A few days ago I posted about my early experiences with organic lawn care and how that has helped me think differently about the difference between mercy and justice. However, it also has me thinking anew about the definition of a weed itself. As I see the results of baby rabbits in my vegetable patch, I sometimes think the definition of a weed is anything rabbits do NOT like to eat, because they sure like to eat those things I like to eat, too. But it is interesting to question why those things which grow most readily are often categorized as weeds and those things that need lots of care and pampering are the non-weed plant.
Defining weeds is a communal activity. Anyone who has tried to just let the weeds grow in their yard knows that while it may be possible to get away with certain things, the neighbors quickly put pressure on to confirm, if for no other reason than to keep the weeds from spreading into their own carefully manicured lawns.
I’ve had the wonderful fortune to travel regularly to different countries including Canada, Germany, and Sao Tome and Principe where I spent extended periods staying with friends and family. During those stays it has been interesting to see what they find to be a weed and what a flower or even a food. Some insights learned from that travel have been applied in our yard, but others don’t work well here in the US.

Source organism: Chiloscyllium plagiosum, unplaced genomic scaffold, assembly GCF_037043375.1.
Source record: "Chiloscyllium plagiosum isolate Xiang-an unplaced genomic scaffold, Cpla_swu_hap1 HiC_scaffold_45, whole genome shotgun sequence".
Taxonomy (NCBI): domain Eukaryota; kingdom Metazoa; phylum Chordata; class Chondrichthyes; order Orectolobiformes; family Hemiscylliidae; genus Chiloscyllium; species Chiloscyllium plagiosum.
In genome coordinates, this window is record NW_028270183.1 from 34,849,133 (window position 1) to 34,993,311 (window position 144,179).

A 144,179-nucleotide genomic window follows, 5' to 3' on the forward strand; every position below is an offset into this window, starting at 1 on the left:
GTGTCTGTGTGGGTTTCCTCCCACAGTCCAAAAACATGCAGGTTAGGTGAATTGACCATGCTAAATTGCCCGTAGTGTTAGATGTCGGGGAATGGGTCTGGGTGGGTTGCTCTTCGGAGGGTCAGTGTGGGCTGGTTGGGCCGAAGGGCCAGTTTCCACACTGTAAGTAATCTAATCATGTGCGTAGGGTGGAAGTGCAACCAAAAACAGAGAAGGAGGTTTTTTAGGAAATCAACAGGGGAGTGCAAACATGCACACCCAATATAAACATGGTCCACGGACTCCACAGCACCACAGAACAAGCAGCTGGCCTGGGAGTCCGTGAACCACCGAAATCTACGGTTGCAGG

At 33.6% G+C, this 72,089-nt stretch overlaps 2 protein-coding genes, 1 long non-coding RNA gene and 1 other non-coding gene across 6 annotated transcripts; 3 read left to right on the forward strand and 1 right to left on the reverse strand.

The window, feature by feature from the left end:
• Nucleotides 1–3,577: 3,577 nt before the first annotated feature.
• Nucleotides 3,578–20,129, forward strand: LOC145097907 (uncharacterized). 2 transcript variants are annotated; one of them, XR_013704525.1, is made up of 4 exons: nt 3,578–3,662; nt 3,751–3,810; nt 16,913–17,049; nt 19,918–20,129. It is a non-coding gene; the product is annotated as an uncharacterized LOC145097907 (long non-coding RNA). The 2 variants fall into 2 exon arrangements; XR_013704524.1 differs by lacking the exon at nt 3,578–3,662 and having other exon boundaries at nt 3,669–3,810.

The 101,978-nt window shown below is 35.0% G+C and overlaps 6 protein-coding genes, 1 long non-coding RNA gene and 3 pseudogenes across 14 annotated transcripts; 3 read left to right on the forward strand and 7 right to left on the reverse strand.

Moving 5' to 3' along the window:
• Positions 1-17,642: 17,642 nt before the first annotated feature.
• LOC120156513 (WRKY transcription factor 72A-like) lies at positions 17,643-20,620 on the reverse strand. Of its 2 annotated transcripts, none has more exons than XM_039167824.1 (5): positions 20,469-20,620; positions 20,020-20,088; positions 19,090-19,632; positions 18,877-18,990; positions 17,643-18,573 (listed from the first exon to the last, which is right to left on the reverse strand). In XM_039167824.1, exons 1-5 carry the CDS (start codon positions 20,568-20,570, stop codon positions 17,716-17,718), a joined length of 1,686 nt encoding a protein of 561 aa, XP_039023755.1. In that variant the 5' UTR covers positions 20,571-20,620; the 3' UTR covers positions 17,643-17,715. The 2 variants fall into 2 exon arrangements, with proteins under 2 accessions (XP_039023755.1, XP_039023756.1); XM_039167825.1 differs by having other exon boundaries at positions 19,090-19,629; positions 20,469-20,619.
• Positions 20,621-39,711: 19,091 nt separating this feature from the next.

The communal categorization of weed or not weed reflects the diversity of where we come from. The yards in a community of first generation Americans will look different from that of a neighborhood whose families have been here for centuries. Preferences for styles of yards change, too.
We watched the movie Amazing Grace the other night. It was a wonderful look at how over a 17 year period William Wilberforce slowly changed a society’s concept of slavery. When abolition was first proposed, the idea seemed like a weed that threatened to choke out British society and economic well being. At the end of his campaign almost two decades later the weed was clearly seen to be slavery itself. Wilberforce and his colleagues dedicated a core of their lives to redefine what needed to be weeded out of their society and in so doing helped initiate a positive change in the lives of 10’s of millions who suffered severe injustice.
Sometimes fighting for justice begins with the work of reassessing what should be called weeds in our communities. The example of Wilberforce demonstrates that to make a difference 1) you need to have a strong foundation of principles upon which to build; 2) you need to stay where you are planted instead of moving on to find the ideal community; 3) you need to work persistently within the system to change the definitions of what is right and wrong; and 4) you can do this while still being likable — indeed it helps to be so.